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  • rse_accuracy_glacier_products_rev170725_tc

    Rights statement: This is the author’s version of a work that was accepted for publication in Remote Sensing of Environment. Changes resulting from the publishing process, such as peer review, editing, corrections, structural formatting, and other quality control mechanisms may not be reflected in this document. Changes may have been made to this work since it was submitted for publication. A definitive version was subsequently published in Remote Sensing of Environment, 203, 2017 DOI: 10.1016/j.rse.2017.08.038

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Error sources and guidelines for quality assessment of glacier area, elevation change, and velocity products derived from satellite data in the Glaciers_cci project

Research output: Contribution to journalJournal articlepeer-review

Published
  • Frank Paul
  • Tobias Bolch
  • Kate Briggs
  • Andreas Kääb
  • Malcolm McMillan
  • Robert McNabb
  • Thomas Nagler
  • Christopher Nuth
  • Philipp Rastner
  • Tazio Strozzi
  • Jan Wuite
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<mark>Journal publication date</mark>15/12/2017
<mark>Journal</mark>Remote Sensing of Environment
Volume203
Number of pages20
Pages (from-to)256-275
Publication StatusPublished
Early online date11/11/17
<mark>Original language</mark>English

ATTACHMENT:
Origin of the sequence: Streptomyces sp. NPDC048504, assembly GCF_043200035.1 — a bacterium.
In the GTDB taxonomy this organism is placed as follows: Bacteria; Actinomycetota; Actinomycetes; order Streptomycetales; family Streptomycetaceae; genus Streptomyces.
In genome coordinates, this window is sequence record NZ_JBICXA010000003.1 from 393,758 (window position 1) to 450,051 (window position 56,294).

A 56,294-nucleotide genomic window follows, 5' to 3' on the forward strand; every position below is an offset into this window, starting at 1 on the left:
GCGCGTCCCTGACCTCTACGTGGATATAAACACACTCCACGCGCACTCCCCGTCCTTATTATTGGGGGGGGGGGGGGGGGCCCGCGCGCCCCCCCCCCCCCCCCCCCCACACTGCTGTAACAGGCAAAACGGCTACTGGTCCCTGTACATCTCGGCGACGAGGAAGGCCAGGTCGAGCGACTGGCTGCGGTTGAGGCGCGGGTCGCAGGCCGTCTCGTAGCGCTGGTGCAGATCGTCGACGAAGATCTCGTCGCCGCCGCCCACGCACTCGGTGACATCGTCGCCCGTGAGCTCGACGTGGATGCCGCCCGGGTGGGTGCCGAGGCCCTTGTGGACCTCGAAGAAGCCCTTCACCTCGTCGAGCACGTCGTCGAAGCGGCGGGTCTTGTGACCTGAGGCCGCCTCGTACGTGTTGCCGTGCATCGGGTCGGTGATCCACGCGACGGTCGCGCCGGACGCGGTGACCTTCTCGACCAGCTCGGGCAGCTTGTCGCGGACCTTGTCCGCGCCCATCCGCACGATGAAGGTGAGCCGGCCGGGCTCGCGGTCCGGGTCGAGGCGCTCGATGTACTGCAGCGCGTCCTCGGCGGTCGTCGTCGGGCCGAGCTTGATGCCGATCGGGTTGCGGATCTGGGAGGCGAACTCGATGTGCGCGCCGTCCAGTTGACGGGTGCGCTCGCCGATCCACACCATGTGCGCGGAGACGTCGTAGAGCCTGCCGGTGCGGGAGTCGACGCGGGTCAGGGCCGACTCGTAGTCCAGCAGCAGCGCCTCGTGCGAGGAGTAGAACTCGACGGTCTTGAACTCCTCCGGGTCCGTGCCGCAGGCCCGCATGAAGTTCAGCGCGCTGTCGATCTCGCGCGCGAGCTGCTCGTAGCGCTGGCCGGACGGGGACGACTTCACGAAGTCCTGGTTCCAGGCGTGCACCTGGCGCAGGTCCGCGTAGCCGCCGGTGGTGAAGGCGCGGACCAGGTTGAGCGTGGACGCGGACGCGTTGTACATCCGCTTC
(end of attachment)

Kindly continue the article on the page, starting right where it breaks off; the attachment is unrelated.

Abstract

Satellite data provide a large range of information on glacier dynamics and changes. Results are often reported, provided and used without consideration of measurement accuracy (difference to a true value) and precision (variability of independent assessments). Whereas accuracy might be difficult to determine due to the limited availability of appropriate reference data and the complimentary nature of satellite measurements, precision can be obtained from a large range of measures with a variable effort for determination. This study provides a systematic overview on the factors influencing accuracy and precision of glacier area, elevation change (from altimetry and DEM differencing), and velocity products derived from satellite data, along with measures for calculating them. A tiered list of recommendations is provided (sorted for effort from Level 0 to 3) as a guide for analysts to apply what is possible given the datasets used and available to them. The more simple measures to describe product quality (Levels 0 and 1) can often easily be applied and should thus always be reported. Medium efforts (Level 2) require additional work but provide a more realistic assessment of product precision. Real accuracy assessment (Level 3) requires independent and coincidently acquired reference data with high accuracy. However, these are rarely available and their transformation into an unbiased source of information is challenging. This overview is based on the experiences and lessons learned in the ESA project Glaciers_cci rather than a review of the literature.

Bibliographic note

This is the author’s version of a work that was accepted for publication in Remote Sensing of Environment. Changes resulting from the publishing process, such as peer review, editing, corrections, structural formatting, and other quality control mechanisms may not be reflected in this document. Changes may have been made to this work since it was submitted for publication. A definitive version was subsequently published in Remote Sensing of Environment, 203, 2017 DOI: 10.1016/j.rse.2017.08.038